The Great Shopping Cart Debate – The Observant Jew

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The Observant Jew

The Great Shopping Cart Debate

By Rabbi Jonathan Gewirtz

It’s February again and time once more for National Return Shopping Carts to the Supermarket month.  It’s been some time since I wrote about people who don’t return their shopping carts after use and leave them instead in a parking spot or other place where they inconvenience others.  I guess in honor of this lesser-known seasonal observance, I’ll revisit the topic.

Many of my readers will remember the children’s book, “The Pushcart War.”  It won many awards and revolved around the story of the big bully truck companies who pushed around the small peddlers and damaged their pushcarts until they staged a revolt and flattened thousands of truck tires with pea shooters.

The Pushcart War may be a work of fiction, but the Great Shopping Cart Debate really happened.  You see, even though I don’t write about it on a regular basis, I still notice when people don’t return their carts.  I still pull into parking spaces only to find I must stop my car halfway into the space and get out to move the wagon from the front or side of the space so I can pull all the way in.

Well, not too long ago, I saw a scene unfold not only before my very eyes, but before the camera on my phone!  I was pulling into a shopping strip and saw a cart slowly rolling towards the store.  I could only surmise that the person in the van that was about to back up had pushed it too weakly to make it all the way to the store.  As I watched, almost knowing what would happen, the driver began to back out, meticulously maneuvering around the cart which was now directly in her way.  

Another car backing out had to move awkwardly to avoid hitting it as well, and a woman who emerged from the store and got about two feet from the wagon pulled herself back onto the curb.  The video I took shows all three in proximity to the cart and then all three moving away, leaving the lone shopping cart sitting forlornly in the middle of the roadway.

I posted that video online and commented, “Why I write what I write.”  Three people had a chance and a reason to move the cart yet none of the three did.  I didn’t mean to make any grand statement with my video, other than to share the source of my exasperation.  (I parked and then moved the wagon myself.)

That’s when the debate began.  Someone commented on the video, “I think we have bigger problems than this.”  Well, I hadn’t said this was the number one crisis affecting the Jewish People, only that this was something I’d taken note of.  Then the commenter remarked, “This must be in New York; people are rude there.”  He maintained his position that this was not a big issue, and certainly not one worth noticing or commenting on.  

My devoted wife came to my defense, stating she’d seen it all over the place and that Bein Adam L’Chaveiro, thinking of others, was something we should train ourselves in, even through the seemingly small act of thinking of others by returning our carts.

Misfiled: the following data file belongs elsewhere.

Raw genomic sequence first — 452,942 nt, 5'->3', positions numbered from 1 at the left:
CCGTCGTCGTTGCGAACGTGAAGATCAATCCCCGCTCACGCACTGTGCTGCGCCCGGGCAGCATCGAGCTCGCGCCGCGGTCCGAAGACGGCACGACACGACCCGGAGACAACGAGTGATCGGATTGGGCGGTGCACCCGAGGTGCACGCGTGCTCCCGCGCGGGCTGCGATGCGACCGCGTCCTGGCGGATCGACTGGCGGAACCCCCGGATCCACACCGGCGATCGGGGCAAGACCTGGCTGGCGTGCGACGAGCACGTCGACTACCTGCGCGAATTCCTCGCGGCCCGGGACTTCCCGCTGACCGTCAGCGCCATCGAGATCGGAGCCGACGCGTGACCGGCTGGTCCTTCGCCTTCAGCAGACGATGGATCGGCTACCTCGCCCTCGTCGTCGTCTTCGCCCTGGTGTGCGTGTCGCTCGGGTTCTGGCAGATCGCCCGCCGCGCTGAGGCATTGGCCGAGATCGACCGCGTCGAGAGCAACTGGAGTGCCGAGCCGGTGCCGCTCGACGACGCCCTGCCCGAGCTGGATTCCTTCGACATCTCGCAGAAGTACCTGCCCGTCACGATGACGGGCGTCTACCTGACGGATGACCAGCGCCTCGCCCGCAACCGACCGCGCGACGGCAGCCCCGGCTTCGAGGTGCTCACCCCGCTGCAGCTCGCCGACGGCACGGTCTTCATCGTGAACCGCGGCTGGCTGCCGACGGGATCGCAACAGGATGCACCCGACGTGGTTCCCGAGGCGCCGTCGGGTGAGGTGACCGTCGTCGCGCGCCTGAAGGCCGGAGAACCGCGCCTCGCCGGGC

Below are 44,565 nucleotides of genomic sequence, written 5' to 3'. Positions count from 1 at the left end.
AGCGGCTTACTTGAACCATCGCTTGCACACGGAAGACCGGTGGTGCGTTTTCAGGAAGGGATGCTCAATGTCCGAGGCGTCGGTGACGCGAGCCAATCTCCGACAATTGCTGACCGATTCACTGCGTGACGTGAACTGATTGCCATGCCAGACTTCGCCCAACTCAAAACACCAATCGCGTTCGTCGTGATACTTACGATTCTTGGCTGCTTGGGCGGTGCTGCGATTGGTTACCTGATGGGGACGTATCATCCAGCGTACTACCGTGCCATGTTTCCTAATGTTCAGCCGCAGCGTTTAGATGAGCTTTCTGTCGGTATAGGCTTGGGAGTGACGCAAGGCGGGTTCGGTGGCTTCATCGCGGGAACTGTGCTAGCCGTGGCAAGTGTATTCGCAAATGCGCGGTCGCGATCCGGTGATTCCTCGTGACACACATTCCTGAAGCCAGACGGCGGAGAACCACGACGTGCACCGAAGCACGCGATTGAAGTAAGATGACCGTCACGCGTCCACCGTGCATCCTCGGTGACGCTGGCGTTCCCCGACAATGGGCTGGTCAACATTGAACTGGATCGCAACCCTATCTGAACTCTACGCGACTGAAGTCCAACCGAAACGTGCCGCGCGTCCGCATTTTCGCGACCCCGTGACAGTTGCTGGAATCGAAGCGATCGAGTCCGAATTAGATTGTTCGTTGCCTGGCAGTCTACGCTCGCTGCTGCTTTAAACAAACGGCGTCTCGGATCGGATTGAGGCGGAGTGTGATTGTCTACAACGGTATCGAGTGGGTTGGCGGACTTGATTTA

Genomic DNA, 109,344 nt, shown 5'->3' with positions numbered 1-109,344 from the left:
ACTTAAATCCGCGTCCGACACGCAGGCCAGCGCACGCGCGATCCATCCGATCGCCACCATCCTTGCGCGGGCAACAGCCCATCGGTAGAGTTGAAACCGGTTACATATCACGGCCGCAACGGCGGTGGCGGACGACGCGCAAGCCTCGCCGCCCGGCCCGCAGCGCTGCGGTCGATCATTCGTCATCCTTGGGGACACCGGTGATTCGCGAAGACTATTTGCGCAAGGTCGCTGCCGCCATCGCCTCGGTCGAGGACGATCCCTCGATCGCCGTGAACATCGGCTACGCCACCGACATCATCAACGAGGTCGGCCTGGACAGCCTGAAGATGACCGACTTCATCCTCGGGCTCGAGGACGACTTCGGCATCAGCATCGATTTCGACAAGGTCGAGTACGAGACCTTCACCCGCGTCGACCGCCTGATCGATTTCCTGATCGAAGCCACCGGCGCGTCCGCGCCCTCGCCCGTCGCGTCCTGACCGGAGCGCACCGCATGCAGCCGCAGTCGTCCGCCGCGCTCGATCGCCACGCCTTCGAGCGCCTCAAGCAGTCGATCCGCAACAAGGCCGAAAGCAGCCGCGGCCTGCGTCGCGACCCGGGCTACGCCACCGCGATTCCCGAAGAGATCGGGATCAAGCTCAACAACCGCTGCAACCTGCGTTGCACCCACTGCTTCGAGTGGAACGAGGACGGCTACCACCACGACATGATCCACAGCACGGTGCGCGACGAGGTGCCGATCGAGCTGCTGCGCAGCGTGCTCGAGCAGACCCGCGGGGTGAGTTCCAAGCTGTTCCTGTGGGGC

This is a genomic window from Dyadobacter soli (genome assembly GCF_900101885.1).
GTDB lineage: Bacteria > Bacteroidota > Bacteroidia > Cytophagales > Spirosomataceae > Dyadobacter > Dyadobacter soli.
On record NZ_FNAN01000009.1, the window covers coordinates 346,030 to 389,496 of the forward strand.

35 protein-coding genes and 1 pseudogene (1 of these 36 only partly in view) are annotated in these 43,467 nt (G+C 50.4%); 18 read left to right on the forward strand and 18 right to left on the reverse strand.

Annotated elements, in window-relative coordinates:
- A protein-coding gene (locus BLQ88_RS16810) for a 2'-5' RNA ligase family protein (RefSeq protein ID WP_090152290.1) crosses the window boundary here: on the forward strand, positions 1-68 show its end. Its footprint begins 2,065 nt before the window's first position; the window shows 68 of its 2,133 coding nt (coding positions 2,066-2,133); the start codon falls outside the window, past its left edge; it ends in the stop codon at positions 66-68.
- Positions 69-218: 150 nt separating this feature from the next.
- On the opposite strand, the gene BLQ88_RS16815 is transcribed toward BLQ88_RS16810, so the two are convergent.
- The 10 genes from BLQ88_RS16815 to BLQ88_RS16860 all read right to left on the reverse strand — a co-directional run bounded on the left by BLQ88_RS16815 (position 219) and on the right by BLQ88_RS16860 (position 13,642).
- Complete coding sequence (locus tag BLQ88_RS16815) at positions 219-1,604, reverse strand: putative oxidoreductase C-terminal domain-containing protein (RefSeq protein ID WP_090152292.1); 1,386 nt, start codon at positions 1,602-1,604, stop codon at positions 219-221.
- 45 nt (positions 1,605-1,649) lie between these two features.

You might think the Great Debate was over, but you’d be wrong!  The commenter came back and said, “I stand strongly that maybe we need to concentrate on really really serious problems. Like children going off the derech, like the world killing Jews. So I appreciate [the] one shopping cart at a time philosophy, I just can’t relate.”

I reached out privately and asked why he had to comment that way.  Did it bother him that I was making a comment on something?  I pointed out to him that his comment could undermine my writing and perhaps cause damage to my parnasa, which is patent Lashon Hara.  I further mentioned that when my wife got involved, his persistence could make her think people don’t respect me, causing a disruption of Shalom Bayis, and driving away the Shechina.  Surely that was a sufficiently big problem to warrant silence on his part?  He didn’t respond, but neither did he remove his comments.

I never said that this was the biggest problem in our society, but the truth is the same outlook that causes people to be focused on themselves is what causes them to do worse things, drives people away from Yiddishkeit, and inspires the nations to hate us.  If we don’t have pity on each other, why would they have pity on us?

National Return Shopping Carts to the Supermarket month was intended to keep store owners from losing money, but I think we could use it as a means to keep us from losing our humanity.  Focusing on others would give us a good start to solving our other problems.

And, February is also National Boost Your Self-Esteem Month.  I bet if we think of others and act purposefully in our behaviors, we’ll start to feel much better about the people we’re becoming.  And that would truly be something to celebrate. ?

Jonathan Gewirtz is an inspirational writer and speaker whose work has appeared in publications around the world.  You can find him at www.facebook.com/RabbiGewirtz and follow him on Twitter @RabbiJGewirtz. He also operates JewishSpeechWriter.com, where you can order a custom-made speech for your next special occasion.  Sign up for the Migdal Ohr, his weekly PDF Dvar Torah in English. E-mail info@JewishSpeechWriter.com and put Subscribe in the subject.

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